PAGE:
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A SOUL GAZING ON GOD

‘A glorious high throne from the beginning is the place of our sanctuary.’—JER. xvii. 12.

I must begin by a word or two of explanation as to the language of this passage. The word ‘is’ is a supplement, and most probably it ought to be omitted, and the verse treated as being, not a statement, but a series of exclamations. The next verse runs thus, ‘O Lord! the hope of Israel, all that forsake Thee shall be ashamed’; and the most natural and forcible understanding of the words of my text is reached by connecting them with these following clauses: ‘O Lord! the hope of Israel,’ and, regarding the whole as one long exclamation of adoring contemplation, ‘A glorious throne,’ or ‘Thou glorious throne, high from the beginning; the place of our sanctuary, O Lord! the hope of Israel.’

I. If we look at the words so, we have here, to begin with, a wonderful vision of what God is.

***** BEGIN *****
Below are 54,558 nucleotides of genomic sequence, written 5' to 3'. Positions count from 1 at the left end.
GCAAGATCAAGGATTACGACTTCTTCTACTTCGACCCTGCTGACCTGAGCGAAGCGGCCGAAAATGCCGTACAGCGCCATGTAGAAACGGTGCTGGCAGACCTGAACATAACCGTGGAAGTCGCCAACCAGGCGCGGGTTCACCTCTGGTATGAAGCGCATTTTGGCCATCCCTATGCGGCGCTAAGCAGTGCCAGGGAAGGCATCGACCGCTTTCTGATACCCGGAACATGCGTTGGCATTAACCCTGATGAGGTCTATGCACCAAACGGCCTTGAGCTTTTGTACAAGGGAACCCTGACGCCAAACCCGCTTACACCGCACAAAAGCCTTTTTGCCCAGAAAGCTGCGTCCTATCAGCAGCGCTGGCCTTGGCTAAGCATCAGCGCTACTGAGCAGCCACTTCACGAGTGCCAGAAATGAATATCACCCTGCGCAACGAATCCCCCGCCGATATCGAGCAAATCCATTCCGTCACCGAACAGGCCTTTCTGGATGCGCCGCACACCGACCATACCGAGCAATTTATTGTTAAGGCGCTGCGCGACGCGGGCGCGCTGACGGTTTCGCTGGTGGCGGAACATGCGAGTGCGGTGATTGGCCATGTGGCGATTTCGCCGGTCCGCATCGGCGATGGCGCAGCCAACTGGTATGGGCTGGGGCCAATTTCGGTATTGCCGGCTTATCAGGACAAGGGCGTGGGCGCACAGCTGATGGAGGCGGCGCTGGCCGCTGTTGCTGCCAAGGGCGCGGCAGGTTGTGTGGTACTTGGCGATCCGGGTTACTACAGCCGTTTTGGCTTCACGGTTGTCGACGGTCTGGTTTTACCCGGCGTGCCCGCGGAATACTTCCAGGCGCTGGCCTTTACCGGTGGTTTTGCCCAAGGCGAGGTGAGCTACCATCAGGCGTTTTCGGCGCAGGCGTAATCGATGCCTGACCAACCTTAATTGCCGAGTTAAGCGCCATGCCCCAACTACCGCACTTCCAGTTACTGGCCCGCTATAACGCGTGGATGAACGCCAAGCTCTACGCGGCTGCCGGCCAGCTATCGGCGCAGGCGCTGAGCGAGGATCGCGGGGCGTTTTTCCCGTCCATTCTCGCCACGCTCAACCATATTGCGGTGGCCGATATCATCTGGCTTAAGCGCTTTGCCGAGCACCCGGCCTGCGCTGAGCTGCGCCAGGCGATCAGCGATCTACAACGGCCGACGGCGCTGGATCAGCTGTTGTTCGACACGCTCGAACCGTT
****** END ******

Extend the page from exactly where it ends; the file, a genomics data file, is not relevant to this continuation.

‘A glorious throne,’ or, as the original has it, ‘a throne of glory,’— which is not quite the same thing—‘high from the beginning, the place of our sanctuary.’ There are three clauses. Now they all seem to me to have reference to the Temple in Jerusalem, which is taken, by a very natural figure of speech, as a kind of suggestive description of Him who is worshipped there. There is the same kind of use of the name of a place to stand for the person who occupies or inhabits it, in many familiar phrases. For instance, ‘The Sublime Porte’ is properly the name of a lofty gateway which belonged to the palace in Constantinople, and so has come to mean the Turkish Government if Government it can be called. So we talk of the ‘Papal See’ having done this or that, and scarcely remember that a ‘see’ is a bishop’s seat, or, again, the decision of ‘the Chair’ is final in the House of Commons. Or, if you will accept a purely municipal parallel, if any one were told that ‘the Town Hall’ had issued a certain order, he would know that our authorities, the Mayor and Corporation, had decreed so and so. So, in precisely the same way here, the prophet takes the outward facts of the Temple as symbolising great and blessed spiritual thoughts of the God that filled the Temple with His own lustre.